Royal Garden Blues, I Used To Love You, The Hucklebuck*, Back-O-Town Blues, I Love The Guy*, Ces’t Si Bon, Stardust, Old Rocking Chair, Tea For Two, Way Down Yonder In New Orleans, Lover, Love Me Or Leave Me, La Vie En Rose, C-Jam Blues, Ain’t Misbehavin’, Stomping At The Savoy, Where Did You Stay Last Night*

 

My Aunt Margaret’s husband was a Satchmo fan and, knowing I loved traditional jazz, he used to insist on playing his LPs when I went over to visit. I used to smile and thank him, but I wished he hadn’t because I must confess that for me Louis reached his peak with the Hot 5 & Hot 7 and that from then on it was all downhill for, whilst I appreciated his great skill and talent on trumpet, his tendency to spend too much time in the upper register and his hogging the musical lime light turned me off. So, it was with some trepidation I approached this CD.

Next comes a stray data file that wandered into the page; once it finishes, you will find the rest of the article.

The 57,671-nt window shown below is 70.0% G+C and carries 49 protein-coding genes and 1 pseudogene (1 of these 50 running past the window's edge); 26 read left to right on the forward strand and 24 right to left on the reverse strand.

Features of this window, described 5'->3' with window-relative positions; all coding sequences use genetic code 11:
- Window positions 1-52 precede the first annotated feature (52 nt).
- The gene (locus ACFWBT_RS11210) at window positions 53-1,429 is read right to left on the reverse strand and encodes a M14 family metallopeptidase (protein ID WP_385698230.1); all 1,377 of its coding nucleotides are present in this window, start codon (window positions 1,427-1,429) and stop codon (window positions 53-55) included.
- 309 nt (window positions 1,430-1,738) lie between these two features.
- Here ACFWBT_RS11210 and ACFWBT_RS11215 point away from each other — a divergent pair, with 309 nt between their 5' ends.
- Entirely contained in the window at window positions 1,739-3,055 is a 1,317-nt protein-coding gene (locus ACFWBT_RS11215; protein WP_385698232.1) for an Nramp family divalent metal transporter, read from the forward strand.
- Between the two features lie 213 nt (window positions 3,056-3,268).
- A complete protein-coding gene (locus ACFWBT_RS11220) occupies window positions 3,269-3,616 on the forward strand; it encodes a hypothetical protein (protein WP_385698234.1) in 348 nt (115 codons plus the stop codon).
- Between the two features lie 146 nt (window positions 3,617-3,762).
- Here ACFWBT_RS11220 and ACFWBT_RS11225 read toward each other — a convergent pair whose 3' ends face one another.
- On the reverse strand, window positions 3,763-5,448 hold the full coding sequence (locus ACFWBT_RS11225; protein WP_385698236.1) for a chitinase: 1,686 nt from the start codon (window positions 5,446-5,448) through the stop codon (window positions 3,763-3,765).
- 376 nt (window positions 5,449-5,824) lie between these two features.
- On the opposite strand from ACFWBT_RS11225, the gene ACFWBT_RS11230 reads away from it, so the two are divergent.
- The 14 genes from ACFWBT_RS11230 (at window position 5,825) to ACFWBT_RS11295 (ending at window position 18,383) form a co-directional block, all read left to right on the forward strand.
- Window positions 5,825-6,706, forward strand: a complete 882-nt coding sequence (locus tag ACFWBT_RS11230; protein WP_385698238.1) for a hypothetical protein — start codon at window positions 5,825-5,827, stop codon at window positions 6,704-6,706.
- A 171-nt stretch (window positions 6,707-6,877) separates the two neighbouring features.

I needn’t have worried for this concert is great stuff, even if, being live, it sometimes gets a little out of balance. However the ‘live’ aspect certainly gives it great ambiance with crowd chatter and background banter between the band members.

The band consists of Louis on trumpet (of course), Jack Teagarden on trombone, Barney Bigard on clarinet, Earl Hines piano, Arvell Shaw bass, Cozy Cole drums and 3 vocals by Velma Middleton*. As you will see, this is truly an All Stars band, unlike many of Satchmo’s later outfits. Not only is the band ‘all star’, they all get opportunities to shine, which many of the later musicians didn’t get.